Hitchhiker’s Guide to Culture: Roots of American Music Performance

The Wicked Olde Band performed in McDonald Hall

By: Lindsey Valancius

A group of roughly thirty honors students and faculty members, including the director of the Honors Program herself, Dr. Jennifer Paxton, crowded into the McDonald lounge for the annual performance by the band Wicked Olde on Friday, October 13th. Headed by the beloved honors philosophy professor Dr. Timothy Noone, Wicked Olde is a band composed of four multi-talented, older individuals who are still young at heart.
Everyone in the band plays a multitude of instruments that they switch between depending on the song. Noone, a philosophy professor here at Catholic, excelled on the harmonica, but also sang and played the guitar and banjo. Ray Sheehan, a retired attorney, played the guitar and was one of the lead singers. Brigitte Dehaven, a former teacher, played the keyboard and percussion and was the other lead singer. Heather Butler, the current Director of the Newtown Music Center, showed her vocal skills and played the violin and mandolin.
Wicked Olde was founded by Sheehan and Noone in 2013 “as a vehicle for exploring all of our musical influences,” as the band’s handout read. By the band’s own admission, its sound is “very, very, eclectic, and old.” The concert featured songs from nineteenth and twentieth century American genres, including blues, folk, Celtic, country, old-time, and bluegrass.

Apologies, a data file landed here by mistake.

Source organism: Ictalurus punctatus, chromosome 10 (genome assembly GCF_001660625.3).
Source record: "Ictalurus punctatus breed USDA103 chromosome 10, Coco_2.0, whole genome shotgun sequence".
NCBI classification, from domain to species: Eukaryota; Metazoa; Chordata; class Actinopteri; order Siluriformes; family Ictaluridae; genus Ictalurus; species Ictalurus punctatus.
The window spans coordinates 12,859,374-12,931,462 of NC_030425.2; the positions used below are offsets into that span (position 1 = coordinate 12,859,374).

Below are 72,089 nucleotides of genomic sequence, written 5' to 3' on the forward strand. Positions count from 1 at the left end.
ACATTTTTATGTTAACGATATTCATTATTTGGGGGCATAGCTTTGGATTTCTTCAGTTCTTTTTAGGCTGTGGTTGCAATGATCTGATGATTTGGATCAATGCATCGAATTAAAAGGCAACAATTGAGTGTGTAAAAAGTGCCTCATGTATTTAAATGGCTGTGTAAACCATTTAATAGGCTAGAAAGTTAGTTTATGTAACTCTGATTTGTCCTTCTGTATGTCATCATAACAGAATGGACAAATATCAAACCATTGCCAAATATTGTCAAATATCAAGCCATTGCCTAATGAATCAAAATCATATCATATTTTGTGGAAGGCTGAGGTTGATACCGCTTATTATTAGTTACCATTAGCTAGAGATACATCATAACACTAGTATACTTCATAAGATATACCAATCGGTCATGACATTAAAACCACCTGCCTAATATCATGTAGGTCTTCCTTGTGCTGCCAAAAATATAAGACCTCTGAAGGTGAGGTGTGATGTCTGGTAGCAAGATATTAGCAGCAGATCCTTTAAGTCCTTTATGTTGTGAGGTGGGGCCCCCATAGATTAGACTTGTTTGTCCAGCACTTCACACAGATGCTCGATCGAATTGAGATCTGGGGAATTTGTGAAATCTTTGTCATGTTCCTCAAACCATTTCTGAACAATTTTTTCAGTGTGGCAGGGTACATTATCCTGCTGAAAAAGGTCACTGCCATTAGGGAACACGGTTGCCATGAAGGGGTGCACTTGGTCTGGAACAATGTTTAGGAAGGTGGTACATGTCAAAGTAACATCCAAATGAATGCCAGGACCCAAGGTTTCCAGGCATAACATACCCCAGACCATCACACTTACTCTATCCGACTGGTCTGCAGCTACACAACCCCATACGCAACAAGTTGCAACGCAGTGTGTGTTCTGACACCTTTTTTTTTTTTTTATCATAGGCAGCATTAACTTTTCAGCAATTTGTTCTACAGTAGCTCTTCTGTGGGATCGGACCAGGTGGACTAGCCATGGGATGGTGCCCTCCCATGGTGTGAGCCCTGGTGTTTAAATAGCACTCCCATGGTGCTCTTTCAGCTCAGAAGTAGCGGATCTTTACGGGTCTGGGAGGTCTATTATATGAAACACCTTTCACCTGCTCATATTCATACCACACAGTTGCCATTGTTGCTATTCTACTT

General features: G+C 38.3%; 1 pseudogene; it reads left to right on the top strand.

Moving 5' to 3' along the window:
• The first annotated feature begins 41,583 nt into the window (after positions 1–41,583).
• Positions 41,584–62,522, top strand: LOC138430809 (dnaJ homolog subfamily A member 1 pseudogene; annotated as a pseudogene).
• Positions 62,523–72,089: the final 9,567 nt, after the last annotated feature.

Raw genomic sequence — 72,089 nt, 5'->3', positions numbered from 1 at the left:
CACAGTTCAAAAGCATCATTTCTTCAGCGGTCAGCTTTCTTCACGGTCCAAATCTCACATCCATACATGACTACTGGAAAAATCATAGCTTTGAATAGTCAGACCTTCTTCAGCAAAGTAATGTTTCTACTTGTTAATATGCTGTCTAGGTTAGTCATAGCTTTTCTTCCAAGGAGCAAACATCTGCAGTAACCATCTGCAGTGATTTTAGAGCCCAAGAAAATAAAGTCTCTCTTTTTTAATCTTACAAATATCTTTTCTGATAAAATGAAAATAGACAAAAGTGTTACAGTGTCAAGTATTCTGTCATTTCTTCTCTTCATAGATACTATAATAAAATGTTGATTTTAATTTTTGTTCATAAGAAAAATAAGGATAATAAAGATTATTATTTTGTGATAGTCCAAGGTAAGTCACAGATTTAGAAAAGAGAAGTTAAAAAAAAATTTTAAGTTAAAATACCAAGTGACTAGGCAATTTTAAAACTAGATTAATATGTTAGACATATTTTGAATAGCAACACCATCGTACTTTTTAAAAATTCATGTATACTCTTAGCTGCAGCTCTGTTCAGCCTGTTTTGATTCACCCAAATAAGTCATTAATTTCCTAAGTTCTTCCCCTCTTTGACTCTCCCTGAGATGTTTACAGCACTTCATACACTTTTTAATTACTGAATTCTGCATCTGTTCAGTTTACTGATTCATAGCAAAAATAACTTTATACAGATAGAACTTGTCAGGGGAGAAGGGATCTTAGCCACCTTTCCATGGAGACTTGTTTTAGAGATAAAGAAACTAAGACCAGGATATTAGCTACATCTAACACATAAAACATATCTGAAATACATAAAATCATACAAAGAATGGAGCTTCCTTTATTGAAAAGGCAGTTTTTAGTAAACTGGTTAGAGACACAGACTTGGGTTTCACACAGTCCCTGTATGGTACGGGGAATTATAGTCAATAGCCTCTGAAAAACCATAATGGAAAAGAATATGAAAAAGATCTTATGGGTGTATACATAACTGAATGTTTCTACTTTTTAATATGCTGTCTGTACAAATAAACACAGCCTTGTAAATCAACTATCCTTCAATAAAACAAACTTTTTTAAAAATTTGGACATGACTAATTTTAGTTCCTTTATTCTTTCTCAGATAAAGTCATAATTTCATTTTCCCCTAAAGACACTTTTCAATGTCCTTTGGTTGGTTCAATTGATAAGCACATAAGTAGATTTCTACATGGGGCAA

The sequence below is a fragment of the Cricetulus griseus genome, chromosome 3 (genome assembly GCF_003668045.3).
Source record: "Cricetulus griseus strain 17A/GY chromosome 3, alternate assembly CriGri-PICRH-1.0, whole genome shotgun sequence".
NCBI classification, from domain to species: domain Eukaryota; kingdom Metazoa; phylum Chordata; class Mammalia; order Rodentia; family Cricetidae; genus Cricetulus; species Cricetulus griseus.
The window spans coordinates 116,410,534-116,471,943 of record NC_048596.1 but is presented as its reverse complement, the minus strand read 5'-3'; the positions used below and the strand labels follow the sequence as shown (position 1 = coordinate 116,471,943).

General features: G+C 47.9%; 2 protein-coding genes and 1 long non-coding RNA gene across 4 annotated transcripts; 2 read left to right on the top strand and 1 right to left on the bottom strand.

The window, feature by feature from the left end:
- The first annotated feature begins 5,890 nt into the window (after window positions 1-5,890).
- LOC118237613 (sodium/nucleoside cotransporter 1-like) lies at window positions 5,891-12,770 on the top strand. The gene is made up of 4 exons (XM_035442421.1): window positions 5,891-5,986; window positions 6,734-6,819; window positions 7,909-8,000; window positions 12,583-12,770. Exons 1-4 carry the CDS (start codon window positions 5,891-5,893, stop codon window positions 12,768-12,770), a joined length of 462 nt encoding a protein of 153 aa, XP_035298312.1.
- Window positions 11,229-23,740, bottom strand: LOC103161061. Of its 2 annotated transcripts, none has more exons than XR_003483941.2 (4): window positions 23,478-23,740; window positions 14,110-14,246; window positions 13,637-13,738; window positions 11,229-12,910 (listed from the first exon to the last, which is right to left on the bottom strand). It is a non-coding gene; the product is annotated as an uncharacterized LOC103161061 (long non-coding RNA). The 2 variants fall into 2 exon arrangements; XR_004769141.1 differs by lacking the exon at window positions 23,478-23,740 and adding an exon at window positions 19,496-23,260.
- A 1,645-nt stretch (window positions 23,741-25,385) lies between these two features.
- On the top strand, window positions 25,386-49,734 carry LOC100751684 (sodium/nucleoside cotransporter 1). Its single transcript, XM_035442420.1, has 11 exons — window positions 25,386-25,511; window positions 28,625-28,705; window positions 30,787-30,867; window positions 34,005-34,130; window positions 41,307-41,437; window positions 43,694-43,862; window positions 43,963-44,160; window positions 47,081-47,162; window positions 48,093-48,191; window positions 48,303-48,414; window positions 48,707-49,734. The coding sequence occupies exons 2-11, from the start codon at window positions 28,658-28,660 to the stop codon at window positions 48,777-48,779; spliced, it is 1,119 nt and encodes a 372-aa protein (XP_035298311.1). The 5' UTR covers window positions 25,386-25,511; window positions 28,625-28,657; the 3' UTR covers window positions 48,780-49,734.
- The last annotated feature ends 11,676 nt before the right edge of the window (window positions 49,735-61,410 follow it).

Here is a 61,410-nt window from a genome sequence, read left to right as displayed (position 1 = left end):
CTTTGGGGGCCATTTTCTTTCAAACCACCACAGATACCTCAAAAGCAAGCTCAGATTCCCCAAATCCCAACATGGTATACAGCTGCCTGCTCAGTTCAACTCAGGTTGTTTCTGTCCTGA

The songs chosen were played together according to genre. The concert started off with a “Wicked Olde special,” an Irish medley of “Star of the County Down” and “Red-Haired Boy,” which kicked off a selection of Irish, old-time, and bluegrass songs. The group then moved on to more soulful tunes with a progression of songs that particularly featured the sound of the harmonica. To wrap it up, the band played a series of folk songs and the finale was a piece composed by Sheehan himself.
The concert was a big hit among the students who attended. Although there were only a few people when the concert began, by the end nearly thirty students had crowded into the lounge. Many sat on the floor, others stood, and the few that had come early were able to sit in seats. The applause after each song was enthusiastic and the students were engaged throughout; some tapped along to the beat with their hands and feet while others bobbed their heads along to the tunes.
Freshman education major Brittney Reder appreciated the different sound of the event.
“It was music you don’t always hear,” Reder said. “Yet it was nice to appreciate it.”
Probably the biggest hit of the evening was the train-sounding “Lonesome Railroad” medley song. The first half was a harmonica solo in which Noone played train-like sounds on his harmonica. This impressive display of talent elicited quite the applause and cheering.
Perhaps the most enjoyable part of the evening for some students was to see their professors outside of the classroom. As Reder commented, Noone had performed with his harmonica on his birthday for his classes, yet seeing him in a band with his musician friends was eye-opening.
“It was awesome to see what he loves to do outside philosophy, and it made him seem like a cool normal guy,” Reder said.

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